Technology will assist aging in place with wearable items that can alert when a senior deviates from their normal daily pattern. For example, your parent living alone may normally wake up around 8am, eat breakfast and then read or watch TV until late morning. When Mom or Dad deviates from this pattern, wearable technology can alert the adult child to give Mom or Dad a call to check in and make sure everything is OK.
Embedded technology can also be used to help seniors age in place. Sensors and microprocessors in appliances, furniture, and clothing collect data that is analyzed and can be used to diagnose diseases and recognize risk patterns. Home automation (“Smart Home” technology) in homes of older adults can help to maintain their independence and safety, also saving the costs and anxiety of moving to a healthcare facility.
The idea that “it takes a village” doesn’t just apply to children. The idea of multigenerational functional spaces applies to seniors as well. A holistic approach to senior living incorporates a wide range of wellness functions ranging from physical fitness to social activities. A natural environment can be healing and counteract any sense of a clinical feel.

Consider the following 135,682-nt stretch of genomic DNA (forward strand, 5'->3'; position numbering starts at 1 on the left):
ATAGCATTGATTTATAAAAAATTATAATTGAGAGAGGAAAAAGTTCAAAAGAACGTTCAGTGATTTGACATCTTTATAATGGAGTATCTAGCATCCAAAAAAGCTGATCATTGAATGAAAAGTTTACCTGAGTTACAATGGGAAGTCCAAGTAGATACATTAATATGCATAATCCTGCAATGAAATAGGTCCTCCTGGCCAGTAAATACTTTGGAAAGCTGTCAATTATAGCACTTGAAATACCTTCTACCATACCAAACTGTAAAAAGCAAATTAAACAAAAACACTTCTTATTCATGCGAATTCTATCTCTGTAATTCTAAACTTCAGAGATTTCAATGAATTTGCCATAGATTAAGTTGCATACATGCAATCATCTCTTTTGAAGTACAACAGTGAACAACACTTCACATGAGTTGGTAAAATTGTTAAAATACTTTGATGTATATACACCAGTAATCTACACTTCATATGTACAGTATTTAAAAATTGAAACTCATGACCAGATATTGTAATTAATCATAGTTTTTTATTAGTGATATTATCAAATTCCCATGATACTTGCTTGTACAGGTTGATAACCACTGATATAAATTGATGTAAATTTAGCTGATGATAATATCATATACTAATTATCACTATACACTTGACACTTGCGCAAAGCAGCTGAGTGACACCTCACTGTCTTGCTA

Multigenerational communities help to avoid the isolation and stigmatization of seniors. Some senior communities have included popular retailers to encourage young people to interact with the senior community. Garden Spot Village in New Holland, PA, for example, has a Starbucks inside their main building which serves as a focal point for residents of many generations to come together and learn from each other.
In the last decade, there was more than a 30 percent increase in full-time grandparenting. That’s grandparents who raise their grandchildren as the primary caretaker. According to 2010 U.S. Census data, 4.9 million American children are being raised solely by their grandparents. There are a lot of reasons why this is happening including economics.
Economic factors play into one of the living options that’s developed from this trend – multi-family housing communities where all the residents benefit from shared amenities and services. This can be a way to share the positives and the tougher parts of the situation.
A major shift in the American household in the last decade involves those born between 1980 and 2000 either never leaving or moving back home. That living arrangement means they are assuming more responsibilities in the home.